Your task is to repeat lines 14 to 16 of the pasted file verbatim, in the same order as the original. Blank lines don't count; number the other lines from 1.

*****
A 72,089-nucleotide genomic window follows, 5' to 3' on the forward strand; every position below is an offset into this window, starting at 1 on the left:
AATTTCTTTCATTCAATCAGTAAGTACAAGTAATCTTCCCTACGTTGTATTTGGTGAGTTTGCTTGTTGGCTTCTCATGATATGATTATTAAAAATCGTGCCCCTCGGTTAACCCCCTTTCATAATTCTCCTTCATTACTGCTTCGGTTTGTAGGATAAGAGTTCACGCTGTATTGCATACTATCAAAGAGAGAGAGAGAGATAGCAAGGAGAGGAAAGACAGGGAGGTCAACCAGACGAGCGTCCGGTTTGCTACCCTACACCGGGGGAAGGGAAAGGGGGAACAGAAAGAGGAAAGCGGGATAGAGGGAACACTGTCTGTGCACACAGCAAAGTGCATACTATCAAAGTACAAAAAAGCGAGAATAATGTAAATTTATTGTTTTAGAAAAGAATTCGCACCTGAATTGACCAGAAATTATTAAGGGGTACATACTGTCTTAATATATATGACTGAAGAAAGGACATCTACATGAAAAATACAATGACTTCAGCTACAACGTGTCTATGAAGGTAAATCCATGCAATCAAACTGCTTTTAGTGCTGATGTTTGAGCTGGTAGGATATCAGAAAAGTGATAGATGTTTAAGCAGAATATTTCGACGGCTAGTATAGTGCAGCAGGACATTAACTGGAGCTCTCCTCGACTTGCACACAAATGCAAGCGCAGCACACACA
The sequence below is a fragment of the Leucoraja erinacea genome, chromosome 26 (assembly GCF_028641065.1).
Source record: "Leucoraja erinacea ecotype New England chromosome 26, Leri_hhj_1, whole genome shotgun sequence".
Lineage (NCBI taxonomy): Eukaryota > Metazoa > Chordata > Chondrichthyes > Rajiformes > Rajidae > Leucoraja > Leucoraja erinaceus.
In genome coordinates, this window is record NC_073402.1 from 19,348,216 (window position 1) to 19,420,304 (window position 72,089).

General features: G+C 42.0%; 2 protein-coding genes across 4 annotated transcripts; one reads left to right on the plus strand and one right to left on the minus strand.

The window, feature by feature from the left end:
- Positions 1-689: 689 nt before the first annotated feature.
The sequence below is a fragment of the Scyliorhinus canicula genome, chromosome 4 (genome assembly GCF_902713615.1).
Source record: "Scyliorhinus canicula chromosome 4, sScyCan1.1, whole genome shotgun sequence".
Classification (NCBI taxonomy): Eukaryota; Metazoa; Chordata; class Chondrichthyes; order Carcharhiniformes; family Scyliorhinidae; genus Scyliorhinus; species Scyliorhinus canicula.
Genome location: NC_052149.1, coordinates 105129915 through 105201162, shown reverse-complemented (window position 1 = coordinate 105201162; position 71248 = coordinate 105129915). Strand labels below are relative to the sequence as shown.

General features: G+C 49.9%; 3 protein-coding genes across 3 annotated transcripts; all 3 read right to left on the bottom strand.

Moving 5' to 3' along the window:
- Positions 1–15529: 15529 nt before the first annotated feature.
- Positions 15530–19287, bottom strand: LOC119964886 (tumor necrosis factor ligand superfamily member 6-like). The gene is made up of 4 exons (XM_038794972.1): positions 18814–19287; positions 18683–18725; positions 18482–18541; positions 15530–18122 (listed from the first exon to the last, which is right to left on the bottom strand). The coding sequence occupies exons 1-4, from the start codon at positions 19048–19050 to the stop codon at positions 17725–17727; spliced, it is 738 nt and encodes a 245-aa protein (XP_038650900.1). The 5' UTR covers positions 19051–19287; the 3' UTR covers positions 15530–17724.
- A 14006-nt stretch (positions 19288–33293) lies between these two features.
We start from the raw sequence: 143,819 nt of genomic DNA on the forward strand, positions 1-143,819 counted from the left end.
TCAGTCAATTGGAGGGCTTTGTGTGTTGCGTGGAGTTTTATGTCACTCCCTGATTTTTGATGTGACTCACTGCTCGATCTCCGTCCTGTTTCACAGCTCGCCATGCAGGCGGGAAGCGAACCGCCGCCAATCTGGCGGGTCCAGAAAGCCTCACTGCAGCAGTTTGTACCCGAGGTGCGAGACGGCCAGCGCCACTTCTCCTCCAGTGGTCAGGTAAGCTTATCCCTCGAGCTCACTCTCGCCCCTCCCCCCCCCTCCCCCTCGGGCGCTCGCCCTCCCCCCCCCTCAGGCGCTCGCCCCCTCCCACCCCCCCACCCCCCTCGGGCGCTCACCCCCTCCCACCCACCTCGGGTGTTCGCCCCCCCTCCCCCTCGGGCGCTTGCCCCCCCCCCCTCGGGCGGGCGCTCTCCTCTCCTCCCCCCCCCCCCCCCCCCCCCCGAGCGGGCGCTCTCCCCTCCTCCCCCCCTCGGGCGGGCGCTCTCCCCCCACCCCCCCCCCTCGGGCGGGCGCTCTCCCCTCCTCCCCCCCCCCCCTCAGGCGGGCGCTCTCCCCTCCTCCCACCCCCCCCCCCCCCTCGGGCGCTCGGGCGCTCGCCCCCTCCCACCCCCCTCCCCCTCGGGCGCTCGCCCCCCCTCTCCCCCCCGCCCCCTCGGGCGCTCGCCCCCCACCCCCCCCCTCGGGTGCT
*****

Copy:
General features: G+C 49.9%; 3 protein-coding genes across 3 annotated transcripts; all 3 read right to left on the bottom strand.

Moving 5' to 3' along the window:
- Positions 1–15529: 15529 nt before the first annotated feature.